Canada-- Political system, law and government --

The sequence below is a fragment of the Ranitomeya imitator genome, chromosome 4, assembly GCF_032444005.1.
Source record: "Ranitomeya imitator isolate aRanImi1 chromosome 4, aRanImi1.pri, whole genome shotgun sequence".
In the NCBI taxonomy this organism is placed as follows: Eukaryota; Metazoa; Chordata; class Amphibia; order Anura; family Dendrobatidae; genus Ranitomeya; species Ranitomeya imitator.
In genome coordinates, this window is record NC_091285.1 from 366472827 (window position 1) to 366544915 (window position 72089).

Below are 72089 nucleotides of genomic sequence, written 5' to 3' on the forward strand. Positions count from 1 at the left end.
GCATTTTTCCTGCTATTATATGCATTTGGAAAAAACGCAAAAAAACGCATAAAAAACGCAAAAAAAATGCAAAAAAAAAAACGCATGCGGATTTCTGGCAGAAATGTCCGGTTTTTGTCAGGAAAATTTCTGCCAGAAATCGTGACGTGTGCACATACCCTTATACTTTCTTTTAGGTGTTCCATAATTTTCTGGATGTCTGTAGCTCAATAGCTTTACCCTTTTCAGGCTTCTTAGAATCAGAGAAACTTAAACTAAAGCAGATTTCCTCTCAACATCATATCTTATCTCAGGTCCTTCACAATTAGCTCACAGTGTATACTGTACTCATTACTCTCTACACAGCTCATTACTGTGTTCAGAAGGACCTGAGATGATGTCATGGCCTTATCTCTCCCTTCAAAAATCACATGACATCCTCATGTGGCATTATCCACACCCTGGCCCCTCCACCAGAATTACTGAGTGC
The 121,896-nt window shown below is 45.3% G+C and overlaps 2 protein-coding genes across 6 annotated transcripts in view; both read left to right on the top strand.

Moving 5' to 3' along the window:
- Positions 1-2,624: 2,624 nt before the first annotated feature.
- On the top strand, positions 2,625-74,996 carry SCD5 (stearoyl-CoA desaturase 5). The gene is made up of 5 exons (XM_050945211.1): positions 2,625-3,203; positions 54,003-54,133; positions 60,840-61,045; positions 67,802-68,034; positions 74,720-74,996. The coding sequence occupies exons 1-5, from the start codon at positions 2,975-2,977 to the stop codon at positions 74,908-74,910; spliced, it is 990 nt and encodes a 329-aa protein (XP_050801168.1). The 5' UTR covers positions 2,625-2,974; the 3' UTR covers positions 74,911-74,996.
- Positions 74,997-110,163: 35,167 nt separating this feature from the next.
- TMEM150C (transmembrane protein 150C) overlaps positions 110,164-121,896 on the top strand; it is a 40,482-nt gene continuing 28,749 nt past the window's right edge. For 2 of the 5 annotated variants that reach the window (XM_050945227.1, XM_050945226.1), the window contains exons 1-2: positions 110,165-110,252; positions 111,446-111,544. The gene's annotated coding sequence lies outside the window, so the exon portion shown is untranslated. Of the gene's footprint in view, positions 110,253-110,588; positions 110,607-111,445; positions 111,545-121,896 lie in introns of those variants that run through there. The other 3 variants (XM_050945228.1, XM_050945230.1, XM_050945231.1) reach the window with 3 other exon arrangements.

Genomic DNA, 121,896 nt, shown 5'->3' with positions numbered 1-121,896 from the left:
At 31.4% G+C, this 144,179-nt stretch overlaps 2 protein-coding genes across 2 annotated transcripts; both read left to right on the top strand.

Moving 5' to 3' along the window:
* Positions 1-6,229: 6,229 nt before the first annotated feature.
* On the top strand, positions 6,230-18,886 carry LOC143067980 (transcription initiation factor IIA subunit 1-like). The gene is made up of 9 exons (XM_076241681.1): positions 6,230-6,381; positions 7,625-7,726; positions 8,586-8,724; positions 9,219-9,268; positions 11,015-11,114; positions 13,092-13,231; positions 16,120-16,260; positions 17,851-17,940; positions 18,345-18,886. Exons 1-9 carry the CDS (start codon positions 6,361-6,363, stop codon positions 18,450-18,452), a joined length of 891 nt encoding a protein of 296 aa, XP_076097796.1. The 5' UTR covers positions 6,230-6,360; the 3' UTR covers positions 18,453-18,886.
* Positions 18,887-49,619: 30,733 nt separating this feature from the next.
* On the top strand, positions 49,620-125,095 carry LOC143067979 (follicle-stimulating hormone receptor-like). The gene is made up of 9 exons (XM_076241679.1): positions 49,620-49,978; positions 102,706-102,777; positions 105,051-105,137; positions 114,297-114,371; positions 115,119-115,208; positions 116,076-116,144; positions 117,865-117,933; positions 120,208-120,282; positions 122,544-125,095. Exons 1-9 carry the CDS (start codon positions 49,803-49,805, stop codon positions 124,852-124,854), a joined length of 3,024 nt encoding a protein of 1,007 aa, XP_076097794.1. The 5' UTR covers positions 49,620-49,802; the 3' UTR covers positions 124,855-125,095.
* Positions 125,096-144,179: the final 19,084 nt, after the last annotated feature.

In Canadian English, the word government is used to refer both to the whole set of institutions that govern the country, and to the current political leadership. For example a Canadian could be a government employee but never a state employee, and they would support or oppose the policies of the Harper government but never the Harper administration. Because Canada is a federation, the government may refer to the federal, provincial or municipal government. Because "aboriginal peoples ... had legal systems prior to the arrival of Europeans", it could also refer to an aboriginal government.In this article, government refers to the structure of the Canadian federal state. SOVEREIGN- Elizabeth II, Queen of Canada, is the sovereign and head of state of Canada, and gives repository of executive power, judicial and legislative power; as expressed in the constitution: the Executive Government and Authority of and over Canada is hereby declared to continue and be vested in the Queen." However, sovereignty in Canada has never rested solely with the monarch due to the English Bill of Rights of 1689, later inherited by Canada, which established the principle of Parliamentary sovereignty in the United Kingdom. Nonetheless, the monarch is still the sovereign of Canada. In Canada's federal system, the headship of state is not a part of either the federal or provincial jurisdictions; the Queen reigns impartially over the country as a whole; meaning the sovereignty of each jurisdiction is passed on not by the Governor General or the Canadian parliament, but through the Crown itself. Thus, the Crown is "divided" into eleven legal jurisdictions, eleven "crowns" – one federal and ten provincial.The Fathers of Confederation viewed this system of constitutional monarchy as a bulwark against any potential fracturing of the Canadian federation. In practice, the sovereign rarely personally exercises her executive, judicial or legislative powers; since the monarch does not normally reside in Canada, she appoints a governor general to represent her and exercise most of her powers. The person who fills this role is selected on the advice of the prime minister. "Advice" in this sense is a choice generally without options since it would be highly unconventional for the prime minister's advice to be overlooked; a convention that protects the monarchy. As long as the monarch is following the advice of her ministers, she is not held personally responsible for the decisions of the government. The governor general has no term limit, and is said to serve "at Her Majesty's pleasure"; however, the practice is for the governor general to be replaced after about five years in office. Just as the sovereign's choice of governor general is on the prime minister's advice, the vice-regal figure exercises the executive powers of state on the advice of the ministers of the Crown who make up the Cabinet. The term "the Crown" is used to represent the power of the monarch. Though the sovereign or viceroy rarely intervene directly in political affairs, the real powers of the position of the monarch in the Canadian Constitution should not be downplayed. The monarch does retain all power, but it must be used with discretion, lest its use cause a constitutional crisis. Placement of power in the sovereign's hands provides a final check on executive power. If, for instance, she believed a proposed law threatened the freedom or security of her citizens, the Queen could decline Royal Assent. Furthermore, armed removal of her by parliament or government would be difficult, as the monarch remains Commander-in-Chief of the armed forces, who swear an oath of allegiance to her. CABINET- The Prime Minister of Canada is currently Stephen Harper. The prime minister is appointed by the governor general, but to ensure the continuity of a stable government, this person must have the confidence of the House of Commons to lead the government. In practice, the position usually goes to the leader of the political party that has the most seats in the lower house. On several occasions in Canadian history no party has had a majority in the House of Commons and thus one party, usually the largest, forms a minority government. As of 2008, Canada's government has a minority government. The prime minister holds office until he resigns or is removed by the governor general; therefore, the party that was in government before the election may attempt to continue to govern if it so desires, even if it holds fewer seats than another party. Coalition governments are rare at the federal level: since Sir John A. Macdonald's Liberal-Conservative governments in the mid 1800s, Canada has had only one other coalition government, the Union Government of Sir Robert Borden during World War I. Political parties are not mentioned in the constitution. By the convention of responsible government, the prime minister and most of his cabinet are members of Parliament so they can answer to Parliament for their actions. But any Canadian adult is constitutionally eligible for the position, and prime ministers have held office after being elected leader but before taking a seat in the Commons (John Turner, for example), or after being defeated in their constituencies. The Prime Minister selects the other ministers of the Crown to head the various government departments and form the Cabinet; these individuals are appointed by the governor general and remain in office at the pleasure of the viceroy. If the Commons passes a motion of no confidence in the government, the prime minister and the rest of Cabinet are expected either to resign their offices or to ask for a dissolution of Parliament so that a general election can be held. To avoid a no-confidence motion from passing, parties enforce strong party discipline, in which members of a party – especially from the ruling party – are strongly urged to vote the "party line" (see Chief Government Whip (Canada)) or face consequences. While a member of a governing party is free to vote his conscience, he is constrained by the fact that voting against the party line (especially in confidence votes) might prevent advancement within the party or lead to expulsion from the party. Expulsion leads to loss of election funding and the former party backing an alternative candidate. While the government likes to keep control of the agenda, by convention a government can only fall if a money bill (financial or budget) is defeated. However, if a government finds that it can not pass any legislation, it is common (but not required) for a vote of confidence to be held. In addition, the prime minister may declare a given bill to be a matter of confidence. When there are enough seats for another party to form a government after the resignation of a prime minister, the governor general may ask the other party to try to form the government. This became clear after the King-Byng Affair in 1926. In practice, it is unlikely that a new alliance could be formed that would have the confidence of Parliament. LEGISLATIVE POWER- Canada's Parliament consists of the Monarch and a bicameral legislature: an elected House of Commons and an appointed Senate. In practice, legislative power rests with the party that has the majority of seats in the House of Commons, which is elected from 308 constituencies (also called ridings or electoral districts) for a period not to exceed five years. Canada's highly disciplined political parties and first-past-the-post electoral system have, since the 1970s, usually given one political party control of the Commons. The five-year period has only been extended once: in 1916. The prime minister may ask the governor general to dissolve Parliament and call new elections at virtually any time. That request was refused only once, during the minority government of 1926. By custom, prime ministers usually call new elections after four years in power. The Senate is not without power. Because the governing party generally nominates its supporters as senators, the Senate's influence is usually the greatest when a new party comes to power after another party has been in power a long time. The Constitution contains a special provision that allows the prime minister to counteract that situation by recommending the appointment of an additional eight senators. JUDICARY- Criminal law, most of which is contained in the federal Criminal Code (R.S.C. 1985, Chapter C-46), is uniform throughout the nation, and is under federal jurisdiction. Civil law is based on the common law of England, except in Quebec, to which Britain granted the right in 1774 to retain the French civil code. While legislation regarding non-criminal matters is generally different from province to province, some non-criminal legislation, such as the federal Divorce Act (R.S.C. 1985, Chapter 3 (2nd Supp.)), is applicable throughout the nation. Justice is administered by federal, provincial, and municipal courts. The Supreme Court of Canada is the court of last resort. The Supreme Court has nine justices, who are appointed by the governor general and led by the Chief Justice of Canada. This court hears appeals from decisions rendered by the various appellate courts from the provinces and territories. Trial courts from common law provinces are required to follow previous decisions from both the Supreme Court of Canada and the appellate court of its respective province or territory. In contrast, a Quebec trial-level court may treat judgments from higher courts to be persuasive but not binding. See Courts of Canada. FEDERALISM- Residual power — that is, all powers not specified in the Constitution — resides with the federal government. The original intent of this provision was to avoid the sectionalism which had resulted in the American Civil War; however, the Judicial Committee of the Privy Council ruled in 1895 that the federal government could exercise its residual power only in wartime. As a result, responsibilities for new functions of government such as labour law or social welfare had to be accommodated under powers specified in the British North America Act. Many ended up being assigned to the provinces, so that today Canada is a highly decentralized federation. Further decentralization of functions has been implemented to accommodate Quebec. All provinces however have the right to assume the powers now exercised only by Quebec. Each province has a lieutenant-governor to represent the Canadian sovereign, a premier and cabinet to advise the viceroy, and a (unicameral) legislature. Provincial governments operate under a parliamentary system similar in nature to that of the federal government, with the premier chosen in the same manner as the prime minister. Lieutenant governors are appointed by the governor general on the advice of the prime minister.